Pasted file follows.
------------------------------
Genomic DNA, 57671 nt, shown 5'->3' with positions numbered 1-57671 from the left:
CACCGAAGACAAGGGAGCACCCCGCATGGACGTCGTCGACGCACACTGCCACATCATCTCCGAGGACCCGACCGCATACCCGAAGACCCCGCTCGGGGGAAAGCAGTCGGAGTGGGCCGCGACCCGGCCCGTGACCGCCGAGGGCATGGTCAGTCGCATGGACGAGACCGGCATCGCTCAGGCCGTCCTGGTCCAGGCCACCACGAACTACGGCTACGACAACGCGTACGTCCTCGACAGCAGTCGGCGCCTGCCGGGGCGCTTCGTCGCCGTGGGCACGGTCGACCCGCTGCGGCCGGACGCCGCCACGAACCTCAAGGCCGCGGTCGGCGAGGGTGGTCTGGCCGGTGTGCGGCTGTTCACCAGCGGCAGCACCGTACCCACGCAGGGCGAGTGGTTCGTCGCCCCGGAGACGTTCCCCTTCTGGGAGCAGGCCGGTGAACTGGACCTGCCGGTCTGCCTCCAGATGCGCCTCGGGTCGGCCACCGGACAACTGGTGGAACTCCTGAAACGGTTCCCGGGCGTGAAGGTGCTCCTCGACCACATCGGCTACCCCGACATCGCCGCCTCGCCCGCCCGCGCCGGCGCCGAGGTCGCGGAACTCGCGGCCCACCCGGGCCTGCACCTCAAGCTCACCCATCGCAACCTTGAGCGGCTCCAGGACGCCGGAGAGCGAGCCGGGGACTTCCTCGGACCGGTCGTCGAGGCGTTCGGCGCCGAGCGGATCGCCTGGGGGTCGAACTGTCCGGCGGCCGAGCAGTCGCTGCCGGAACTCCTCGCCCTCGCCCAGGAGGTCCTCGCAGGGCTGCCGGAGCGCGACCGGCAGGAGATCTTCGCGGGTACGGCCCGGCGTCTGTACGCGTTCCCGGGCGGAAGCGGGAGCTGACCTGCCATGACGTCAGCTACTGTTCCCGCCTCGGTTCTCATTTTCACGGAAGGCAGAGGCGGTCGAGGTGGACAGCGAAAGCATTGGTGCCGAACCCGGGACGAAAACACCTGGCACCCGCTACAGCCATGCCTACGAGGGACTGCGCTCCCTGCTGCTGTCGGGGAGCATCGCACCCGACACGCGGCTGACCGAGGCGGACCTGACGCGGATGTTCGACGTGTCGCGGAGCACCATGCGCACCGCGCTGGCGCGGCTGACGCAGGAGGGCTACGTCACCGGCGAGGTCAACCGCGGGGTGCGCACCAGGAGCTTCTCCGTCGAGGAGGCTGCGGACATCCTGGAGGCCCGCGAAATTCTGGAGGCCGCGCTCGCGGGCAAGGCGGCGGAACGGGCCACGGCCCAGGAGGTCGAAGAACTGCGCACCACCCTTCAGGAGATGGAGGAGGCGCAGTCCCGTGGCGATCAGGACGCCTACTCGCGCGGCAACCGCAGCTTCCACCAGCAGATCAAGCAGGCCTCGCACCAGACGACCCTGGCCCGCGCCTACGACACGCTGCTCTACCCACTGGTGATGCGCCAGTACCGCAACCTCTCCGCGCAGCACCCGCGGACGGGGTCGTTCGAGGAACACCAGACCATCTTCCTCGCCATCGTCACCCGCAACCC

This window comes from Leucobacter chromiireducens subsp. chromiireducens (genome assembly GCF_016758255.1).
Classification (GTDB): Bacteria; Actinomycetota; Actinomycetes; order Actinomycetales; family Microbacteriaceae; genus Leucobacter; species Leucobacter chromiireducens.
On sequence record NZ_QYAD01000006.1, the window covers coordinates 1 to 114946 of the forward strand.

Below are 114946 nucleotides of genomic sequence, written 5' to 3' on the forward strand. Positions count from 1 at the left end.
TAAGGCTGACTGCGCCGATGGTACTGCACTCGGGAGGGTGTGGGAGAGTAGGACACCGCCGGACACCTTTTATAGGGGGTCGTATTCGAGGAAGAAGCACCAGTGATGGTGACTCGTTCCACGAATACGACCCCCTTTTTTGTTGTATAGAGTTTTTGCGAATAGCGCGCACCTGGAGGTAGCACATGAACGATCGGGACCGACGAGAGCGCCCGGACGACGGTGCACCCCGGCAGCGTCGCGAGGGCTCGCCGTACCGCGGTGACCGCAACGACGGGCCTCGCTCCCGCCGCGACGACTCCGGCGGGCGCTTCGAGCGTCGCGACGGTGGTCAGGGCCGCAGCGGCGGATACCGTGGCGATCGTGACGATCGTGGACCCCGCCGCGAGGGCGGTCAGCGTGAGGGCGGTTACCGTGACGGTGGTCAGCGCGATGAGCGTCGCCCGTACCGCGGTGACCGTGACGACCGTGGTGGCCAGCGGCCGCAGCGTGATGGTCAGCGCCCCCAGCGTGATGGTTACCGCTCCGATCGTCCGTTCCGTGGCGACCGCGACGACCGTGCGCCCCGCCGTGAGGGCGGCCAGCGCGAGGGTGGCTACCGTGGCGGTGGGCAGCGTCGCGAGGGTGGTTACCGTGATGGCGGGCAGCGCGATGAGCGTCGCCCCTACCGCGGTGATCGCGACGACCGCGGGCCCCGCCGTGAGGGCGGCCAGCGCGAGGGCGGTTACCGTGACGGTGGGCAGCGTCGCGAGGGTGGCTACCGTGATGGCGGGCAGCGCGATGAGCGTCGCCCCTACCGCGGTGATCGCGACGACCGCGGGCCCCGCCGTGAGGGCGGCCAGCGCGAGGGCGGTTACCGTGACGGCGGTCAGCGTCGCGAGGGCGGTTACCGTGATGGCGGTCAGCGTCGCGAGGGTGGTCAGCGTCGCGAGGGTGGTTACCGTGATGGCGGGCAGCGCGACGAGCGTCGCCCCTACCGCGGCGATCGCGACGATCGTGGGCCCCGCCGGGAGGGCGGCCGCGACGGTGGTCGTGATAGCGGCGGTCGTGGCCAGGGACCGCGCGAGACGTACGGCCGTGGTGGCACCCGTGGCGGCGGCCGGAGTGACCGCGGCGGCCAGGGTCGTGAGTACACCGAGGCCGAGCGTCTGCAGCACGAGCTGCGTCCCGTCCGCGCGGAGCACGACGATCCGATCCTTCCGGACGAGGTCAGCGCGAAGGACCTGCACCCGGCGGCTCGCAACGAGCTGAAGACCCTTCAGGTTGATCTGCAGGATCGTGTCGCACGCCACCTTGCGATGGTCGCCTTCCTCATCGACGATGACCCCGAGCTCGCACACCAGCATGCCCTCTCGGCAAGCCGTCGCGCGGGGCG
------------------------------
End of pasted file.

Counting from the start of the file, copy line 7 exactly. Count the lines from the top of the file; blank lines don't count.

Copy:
TAAGGCTGACTGCGCCGATGGTACTGCACTCGGGAGGGTGTGGGAGAGTAGGACACCGCCGGACACCTTTTATAGGGGGTCGTATTCGAGGAAGAAGCACCAGTGATGGTGACTCGTTCCACGAATACGACCCCCTTTTTTGTTGTATAGAGTTTTTGCGAATAGCGCGCACCTGGAGGTAGCACATGAACGATCGGGACCGACGAGAGCGCCCGGACGACGGTGCACCCCGGCAGCGTCGCGAGGGCTCGCCGTACCGCGGTGACCGCAACGACGGGCCTCGCTCCCGCCGCGACGACTCCGGCGGGCGCTTCGAGCGTCGCGACGGTGGTCAGGGCCGCAGCGGCGGATACCGTGGCGATCGTGACGATCGTGGACCCCGCCGCGAGGGCGGTCAGCGTGAGGGCGGTTACCGTGACGGTGGTCAGCGCGATGAGCGTCGCCCGTACCGCGGTGACCGTGACGACCGTGGTGGCCAGCGGCCGCAGCGTGATGGTCAGCGCCCCCAGCGTGATGGTTACCGCTCCGATCGTCCGTTCCGTGGCGACCGCGACGACCGTGCGCCCCGCCGTGAGGGCGGCCAGCGCGAGGGTGGCTACCGTGGCGGTGGGCAGCGTCGCGAGGGTGGTTACCGTGATGGCGGGCAGCGCGATGAGCGTCGCCCCTACCGCGGTGATCGCGACGACCGCGGGCCCCGCCGTGAGGGCGGCCAGCGCGAGGGCGGTTACCGTGACGGTGGGCAGCGTCGCGAGGGTGGCTACCGTGATGGCGGGCAGCGCGATGAGCGTCGCCCCTACCGCGGTGATCGCGACGACCGCGGGCCCCGCCGTGAGGGCGGCCAGCGCGAGGGCGGTTACCGTGACGGCGGTCAGCGTCGCGAGGGCGGTTACCGTGATGGCGGTCAGCGTCGCGAGGGTGGTCAGCGTCGCGAGGGTGGTTACCGTGATGGCGGGCAGCGCGACGAGCGTCGCCCCTACCGCGGCGATCGCGACGATCGTGGGCCCCGCCGGGAGGGCGGCCGCGACGGTGGTCGTGATAGCGGCGGTCGTGGCCAGGGACCGCGCGAGACGTACGGCCGTGGTGGCACCCGTGGCGGCGGCCGGAGTGACCGCGGCGGCCAGGGTCGTGAGTACACCGAGGCCGAGCGTCTGCAGCACGAGCTGCGTCCCGTCCGCGCGGAGCACGACGATCCGATCCTTCCGGACGAGGTCAGCGCGAAGGACCTGCACCCGGCGGCTCGCAACGAGCTGAAGACCCTTCAGGTTGATCTGCAGGATCGTGTCGCACGCCACCTTGCGATGGTCGCCTTCCTCATCGACGATGACCCCGAGCTCGCACACCAGCATGCCCTCTCGGCAAGCCGTCGCGCGGGGCG